Assessment tools

Each Assessment Tool contains a number of "components" (shown below) that may be clicked and expanded upon.

Click on the Arrows at the left of the heading of each component to view singularly, or click on the "EXPAND/MINIMISE ALL COMPONENTS" button at the top of the component list, to open/close all components simultaneously.

Tool 1D: Key Challenge

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Issue/Challenge: Equity and Validity of Assessment Judgement

Summary:

Experienced teachers (as assessors in the professional experience/practicum period) identify that making judgments about and assessing the performance (according to criteria or graduate standards) of preservice teachers can be a difficult and lonely task. Teachers recognise that this is a process often done in isolation and may have expressed concern when making judgments about their own personal bias or ‘subjectivity’ impacting on their decision making.

Tool Summary:

Issue/challenge: Equity and validity of assessment judgment

Experienced teachers (as assessors in the professional experience/practicum period) identify that making judgments about and assessing performance (according to criteria or graduate standards) of preservice teachers (PSTs) can be a difficult task. Teachers recognise that this is a process often done in isolation with judgments made based on limited objective evidence of practice. Some have expressed concern that their own personal bias or ‘subjectivity’ may impact on their capacity to validly judge a PST’s professional practice.

When a PST completes their own professional experience report, either during a placement or as a summative document, this can provide assessors with additional information and a valuable ‘window’ into the PST’s perceptions and understandings of their teaching practice. Often professional experience assessment is narrowly focussed on observation of classroom teaching practice and limited in terms of the assessor’s awareness of the PST’s thinking and reflection about their experience.  Self reports offer a valuable additional evidence to inform the assessment process.

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Assessment Strategy & Process

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Self Reporting (self assessment)

Including PST self-reporting into a professional experience placement has several advantages:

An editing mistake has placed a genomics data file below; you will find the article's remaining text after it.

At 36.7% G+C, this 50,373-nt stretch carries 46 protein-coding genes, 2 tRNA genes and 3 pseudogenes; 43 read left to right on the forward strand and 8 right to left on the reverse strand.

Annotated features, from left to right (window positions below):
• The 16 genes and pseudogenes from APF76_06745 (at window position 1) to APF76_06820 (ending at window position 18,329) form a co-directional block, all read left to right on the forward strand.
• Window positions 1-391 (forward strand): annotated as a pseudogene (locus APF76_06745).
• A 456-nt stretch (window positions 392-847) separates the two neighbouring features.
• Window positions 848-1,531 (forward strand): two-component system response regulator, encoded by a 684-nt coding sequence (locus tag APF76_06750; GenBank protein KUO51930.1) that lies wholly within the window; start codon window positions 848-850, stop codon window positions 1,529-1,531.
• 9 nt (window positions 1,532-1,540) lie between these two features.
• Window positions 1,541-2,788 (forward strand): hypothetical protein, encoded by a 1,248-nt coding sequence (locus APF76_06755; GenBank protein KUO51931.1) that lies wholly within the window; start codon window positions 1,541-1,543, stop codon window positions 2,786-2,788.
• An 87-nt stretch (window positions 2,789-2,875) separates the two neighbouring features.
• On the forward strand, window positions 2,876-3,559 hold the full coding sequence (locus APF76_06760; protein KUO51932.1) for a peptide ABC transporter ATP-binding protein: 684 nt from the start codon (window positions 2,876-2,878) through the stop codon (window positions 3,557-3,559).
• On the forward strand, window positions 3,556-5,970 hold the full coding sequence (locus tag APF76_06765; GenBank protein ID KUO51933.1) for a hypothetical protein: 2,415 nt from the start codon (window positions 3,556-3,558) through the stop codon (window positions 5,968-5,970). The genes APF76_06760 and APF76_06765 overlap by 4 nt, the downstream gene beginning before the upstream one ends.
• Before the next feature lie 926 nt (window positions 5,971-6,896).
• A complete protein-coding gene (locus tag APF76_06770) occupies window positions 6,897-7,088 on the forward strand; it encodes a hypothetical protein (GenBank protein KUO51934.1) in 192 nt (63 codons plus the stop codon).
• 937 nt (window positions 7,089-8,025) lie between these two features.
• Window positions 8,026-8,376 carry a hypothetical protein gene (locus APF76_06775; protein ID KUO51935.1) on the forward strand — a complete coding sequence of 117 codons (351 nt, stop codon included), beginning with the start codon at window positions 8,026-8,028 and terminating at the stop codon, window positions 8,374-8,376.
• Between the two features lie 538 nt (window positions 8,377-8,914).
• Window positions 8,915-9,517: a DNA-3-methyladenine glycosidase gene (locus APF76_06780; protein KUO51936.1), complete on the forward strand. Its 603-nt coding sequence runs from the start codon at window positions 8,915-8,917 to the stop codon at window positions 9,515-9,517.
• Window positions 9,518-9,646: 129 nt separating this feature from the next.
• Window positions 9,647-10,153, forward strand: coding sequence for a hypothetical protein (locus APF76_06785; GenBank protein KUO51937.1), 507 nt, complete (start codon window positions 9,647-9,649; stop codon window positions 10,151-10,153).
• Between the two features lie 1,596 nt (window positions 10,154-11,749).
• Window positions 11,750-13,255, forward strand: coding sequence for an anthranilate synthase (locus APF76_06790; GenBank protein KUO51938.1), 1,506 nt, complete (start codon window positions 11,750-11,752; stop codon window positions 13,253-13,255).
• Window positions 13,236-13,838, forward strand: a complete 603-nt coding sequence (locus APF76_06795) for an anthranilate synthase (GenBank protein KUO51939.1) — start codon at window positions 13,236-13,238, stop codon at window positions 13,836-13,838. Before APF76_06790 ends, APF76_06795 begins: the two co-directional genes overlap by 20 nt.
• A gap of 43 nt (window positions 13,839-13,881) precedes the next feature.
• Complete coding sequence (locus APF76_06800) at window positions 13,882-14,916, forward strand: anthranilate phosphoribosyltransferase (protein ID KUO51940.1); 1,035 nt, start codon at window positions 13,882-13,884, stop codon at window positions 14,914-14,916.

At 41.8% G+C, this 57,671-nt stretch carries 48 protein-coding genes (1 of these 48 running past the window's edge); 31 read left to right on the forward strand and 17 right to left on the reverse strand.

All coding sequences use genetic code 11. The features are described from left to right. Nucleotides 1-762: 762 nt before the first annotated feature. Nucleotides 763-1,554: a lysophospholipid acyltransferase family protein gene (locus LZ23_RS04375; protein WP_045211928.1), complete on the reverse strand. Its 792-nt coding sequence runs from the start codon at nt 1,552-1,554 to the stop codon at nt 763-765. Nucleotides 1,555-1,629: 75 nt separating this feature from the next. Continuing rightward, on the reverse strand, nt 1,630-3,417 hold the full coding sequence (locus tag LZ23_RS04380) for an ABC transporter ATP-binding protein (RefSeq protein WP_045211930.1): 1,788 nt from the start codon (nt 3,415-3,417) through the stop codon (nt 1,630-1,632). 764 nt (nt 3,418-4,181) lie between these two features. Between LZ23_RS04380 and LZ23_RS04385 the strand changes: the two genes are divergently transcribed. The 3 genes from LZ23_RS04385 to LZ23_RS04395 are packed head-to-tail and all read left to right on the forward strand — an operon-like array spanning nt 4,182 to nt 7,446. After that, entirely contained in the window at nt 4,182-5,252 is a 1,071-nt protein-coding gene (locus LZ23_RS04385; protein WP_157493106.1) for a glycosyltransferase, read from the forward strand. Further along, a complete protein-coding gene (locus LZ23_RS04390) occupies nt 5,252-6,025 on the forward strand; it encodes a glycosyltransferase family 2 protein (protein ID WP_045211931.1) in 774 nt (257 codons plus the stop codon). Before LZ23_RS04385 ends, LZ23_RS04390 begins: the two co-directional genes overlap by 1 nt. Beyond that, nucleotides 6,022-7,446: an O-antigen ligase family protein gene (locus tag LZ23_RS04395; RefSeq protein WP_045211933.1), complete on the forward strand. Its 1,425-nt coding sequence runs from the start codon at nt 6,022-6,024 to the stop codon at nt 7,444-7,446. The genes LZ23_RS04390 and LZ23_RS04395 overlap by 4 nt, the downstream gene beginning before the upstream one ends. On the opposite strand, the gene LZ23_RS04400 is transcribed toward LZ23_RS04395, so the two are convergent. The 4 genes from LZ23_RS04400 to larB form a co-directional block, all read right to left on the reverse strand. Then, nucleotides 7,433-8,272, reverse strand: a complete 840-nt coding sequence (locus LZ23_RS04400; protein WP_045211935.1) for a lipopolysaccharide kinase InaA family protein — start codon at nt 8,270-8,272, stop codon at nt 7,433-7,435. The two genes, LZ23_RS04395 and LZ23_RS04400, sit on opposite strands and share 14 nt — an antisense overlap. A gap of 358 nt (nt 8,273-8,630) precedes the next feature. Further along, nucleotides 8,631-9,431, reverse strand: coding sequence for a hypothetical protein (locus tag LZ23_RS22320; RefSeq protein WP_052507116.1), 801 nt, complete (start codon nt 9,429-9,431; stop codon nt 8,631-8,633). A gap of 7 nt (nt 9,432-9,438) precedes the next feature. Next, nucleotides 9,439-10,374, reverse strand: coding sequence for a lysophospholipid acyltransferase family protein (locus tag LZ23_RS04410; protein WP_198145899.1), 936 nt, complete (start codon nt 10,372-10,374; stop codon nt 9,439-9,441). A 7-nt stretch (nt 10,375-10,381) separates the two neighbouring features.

• it provides assessors with additional evidence to draw on when making assessment judgements that need to be equitable and valid. A self-report includes the PST’s own ‘voice’ into the assessment process
  • it supports the PST to explicitly engage in and record self-reflections of their experience, professional learning and goals.
  • it focuses responsibility for the PST’s professional learning back on themselves and raises their level of awareness as to their developing teaching capacity relative to a explicit framework such as the National Professional Teaching Standards.
  • a self-report can be a valuable component of a PST’s portfolio to be shared with their supervising teacher or a roundtable assessment panel.
  • summative judgement may be informed by documents assembled during the placement, the final self-report and possibly the PST’s associated oral presentation. Focus is commonly not only towards the evidence selected and presented but to pertinent reflective comments.
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Resources

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Resources: Protocols and Rubrics

  • A set of explicit guidelines for self-reporting needs to be developed collaboratively by educators both school and university-based, including the status of the PST’s self- report with respect to final formal assessment and grading
  • Clear guidelines regarding the format of the report, forms of evidence to be considered, audience for presentation, and timelines for development and presentation need to be clearly communicated to the PST and their assessor(s)
  • The same reporting format as the formal summative report completed by the assessing educator or a format explicitly developed to guide PST’s evaluative and reflective work can be used by PSTs in self reporting.
  • The report can be closely structured against the Professional Teaching Standards thus raising PST’s awareness of their capacity in terms of Standards and be completed at early or final stages of the placement, contributing in both formative and summative ways to the assessment process.,
  • Evidence Guides, particularly those that flesh out the Professional Teaching Standards at Graduate level can be a valuable document to guide the PST in compiling a report.

Activity

Visit the Project Assessment ‘sister site” – Project Evidence at http://teacherevidence.net

Click on the tab: Professional Learning

Scroll to: The Importance of on-going Professional Learning

Here you will find an activity that helps both the PST and Experienced teachers self assess where they currently are according to the national professional standards.

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Standards

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Professional Teaching Standards

All Professional Teaching Standards can be addressed when self-report and presentation is a key assessment process. However, selected Standards and focus areas may be identified as relevant to a particular PST or a specific stage. A final presentation by the preservice teacher via a portfolio when articulation of understandings and performance against Professional Teaching Standards is required, provides rich evidence to inform the assessment summative judgment.

 Standard 6, Engaging in Professional Learning is particularly apt in terms of the PST focussing on the development of their own professional learning and providing evidence of this development through a self-report.

 

 

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